THE INVISIBLE MAN
"haggler," and she was resolved to show herself worthy of her good fortune. As soon as the bacon was well under way, and Millie, her lymphatic aid, had been brisked up a bit by a few deftly chosen expressions of contempt, she carried the cloth, plates, and glasses into the parlour and began to lay them with the utmost éclat. Although the fire was burning up briskly, she was surprised to see that her visitor still wore his hat and coat, standing with his back to her and staring out of the window at the falling snow in the yard. His gloved hands were clasped behind him, and he seemed to be lost in thought. She noticed that the melted snow that still sprinkled his shoulders dripped upon her carpet. "Can I take your hat and coat, sir," she said, "and give them a good dry in the kitchen?"
"No," he said without turning.
She was not sure she had heard him, and was about to repeat her question.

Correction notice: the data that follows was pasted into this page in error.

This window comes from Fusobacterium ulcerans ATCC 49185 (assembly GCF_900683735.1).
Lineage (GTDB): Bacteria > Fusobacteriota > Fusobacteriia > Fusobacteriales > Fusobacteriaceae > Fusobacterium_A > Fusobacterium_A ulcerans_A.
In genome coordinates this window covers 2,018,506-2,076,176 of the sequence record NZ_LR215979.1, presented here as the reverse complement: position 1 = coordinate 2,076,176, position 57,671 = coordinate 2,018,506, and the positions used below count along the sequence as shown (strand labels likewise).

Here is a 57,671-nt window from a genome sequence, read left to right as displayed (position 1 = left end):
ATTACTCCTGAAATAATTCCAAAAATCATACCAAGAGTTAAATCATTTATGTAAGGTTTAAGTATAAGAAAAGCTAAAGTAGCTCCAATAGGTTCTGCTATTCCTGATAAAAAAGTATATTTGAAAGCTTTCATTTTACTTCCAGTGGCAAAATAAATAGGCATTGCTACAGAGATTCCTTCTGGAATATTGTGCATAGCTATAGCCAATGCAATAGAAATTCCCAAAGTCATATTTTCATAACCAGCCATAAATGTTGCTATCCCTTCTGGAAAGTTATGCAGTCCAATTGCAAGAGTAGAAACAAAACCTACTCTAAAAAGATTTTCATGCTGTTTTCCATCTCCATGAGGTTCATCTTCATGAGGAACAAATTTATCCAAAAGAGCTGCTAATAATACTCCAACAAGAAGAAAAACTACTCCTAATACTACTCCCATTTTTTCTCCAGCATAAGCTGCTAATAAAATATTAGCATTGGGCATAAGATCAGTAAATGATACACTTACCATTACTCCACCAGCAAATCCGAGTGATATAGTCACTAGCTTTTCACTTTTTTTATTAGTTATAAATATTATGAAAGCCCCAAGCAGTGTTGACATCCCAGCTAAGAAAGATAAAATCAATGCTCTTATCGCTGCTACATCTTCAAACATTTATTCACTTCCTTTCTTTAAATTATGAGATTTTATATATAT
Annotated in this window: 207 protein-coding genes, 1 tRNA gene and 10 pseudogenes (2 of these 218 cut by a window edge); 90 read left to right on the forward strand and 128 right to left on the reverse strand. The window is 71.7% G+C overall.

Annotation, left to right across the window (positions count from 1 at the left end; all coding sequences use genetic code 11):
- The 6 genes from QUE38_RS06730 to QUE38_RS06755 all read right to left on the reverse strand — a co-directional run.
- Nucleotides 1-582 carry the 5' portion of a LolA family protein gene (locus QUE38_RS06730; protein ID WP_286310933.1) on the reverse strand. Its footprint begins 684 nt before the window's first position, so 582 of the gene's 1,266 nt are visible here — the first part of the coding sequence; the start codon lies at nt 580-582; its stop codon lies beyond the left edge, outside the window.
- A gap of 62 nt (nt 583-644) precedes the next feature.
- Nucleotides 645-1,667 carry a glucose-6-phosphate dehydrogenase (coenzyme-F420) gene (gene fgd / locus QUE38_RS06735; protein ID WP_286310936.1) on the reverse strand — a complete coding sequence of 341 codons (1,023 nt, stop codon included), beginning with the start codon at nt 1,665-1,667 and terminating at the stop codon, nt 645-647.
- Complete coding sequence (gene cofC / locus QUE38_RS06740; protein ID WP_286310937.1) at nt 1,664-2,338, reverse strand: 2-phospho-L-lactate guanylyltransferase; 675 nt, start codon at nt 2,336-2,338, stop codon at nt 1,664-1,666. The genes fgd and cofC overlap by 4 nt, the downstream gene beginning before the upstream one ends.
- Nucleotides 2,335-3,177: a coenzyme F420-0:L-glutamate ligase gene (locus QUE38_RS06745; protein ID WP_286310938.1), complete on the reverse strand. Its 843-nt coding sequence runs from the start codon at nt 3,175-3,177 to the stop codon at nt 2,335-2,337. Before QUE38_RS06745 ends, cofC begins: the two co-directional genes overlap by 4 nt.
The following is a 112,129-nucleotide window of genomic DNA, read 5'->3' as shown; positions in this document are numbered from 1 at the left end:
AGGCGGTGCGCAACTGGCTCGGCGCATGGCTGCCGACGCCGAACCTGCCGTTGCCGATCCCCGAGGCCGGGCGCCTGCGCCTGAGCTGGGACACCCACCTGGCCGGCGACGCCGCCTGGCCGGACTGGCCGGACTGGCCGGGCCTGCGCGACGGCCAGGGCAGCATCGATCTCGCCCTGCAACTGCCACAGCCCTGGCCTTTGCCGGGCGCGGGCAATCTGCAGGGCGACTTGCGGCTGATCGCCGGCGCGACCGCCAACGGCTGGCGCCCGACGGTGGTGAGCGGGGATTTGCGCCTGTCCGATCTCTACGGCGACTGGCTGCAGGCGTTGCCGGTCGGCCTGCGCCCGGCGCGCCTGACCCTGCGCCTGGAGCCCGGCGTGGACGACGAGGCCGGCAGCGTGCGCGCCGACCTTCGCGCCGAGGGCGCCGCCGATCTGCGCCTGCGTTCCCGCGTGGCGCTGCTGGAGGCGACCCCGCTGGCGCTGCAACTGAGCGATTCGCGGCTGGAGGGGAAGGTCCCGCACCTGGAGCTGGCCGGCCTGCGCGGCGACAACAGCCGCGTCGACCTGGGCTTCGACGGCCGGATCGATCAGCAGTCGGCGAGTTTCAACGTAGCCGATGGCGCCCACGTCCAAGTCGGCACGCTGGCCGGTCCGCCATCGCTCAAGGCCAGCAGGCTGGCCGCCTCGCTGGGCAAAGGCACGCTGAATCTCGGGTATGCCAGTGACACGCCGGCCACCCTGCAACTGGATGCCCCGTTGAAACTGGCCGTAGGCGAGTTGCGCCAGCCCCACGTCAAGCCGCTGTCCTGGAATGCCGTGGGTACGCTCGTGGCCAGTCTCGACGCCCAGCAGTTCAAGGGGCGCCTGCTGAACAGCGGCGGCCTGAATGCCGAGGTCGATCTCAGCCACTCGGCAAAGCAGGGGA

He turned his head and looked at her over his shoulder. "I prefer to keep them on," he said with emphasis, and she noticed that he wore big blue spectacles with side-lights and had a bushy side-whisker over his coat-collar that completely hid his face.
"Very well, sir," she said. "As you like. In a bit the room will be warmer."
He made no answer and had turned his face away from her again; and Mrs. Hall, feeling that her conversational advances were ill-timed, laid the rest of the table things in a quick staccato and whisked out of the room. When she returned he was still standing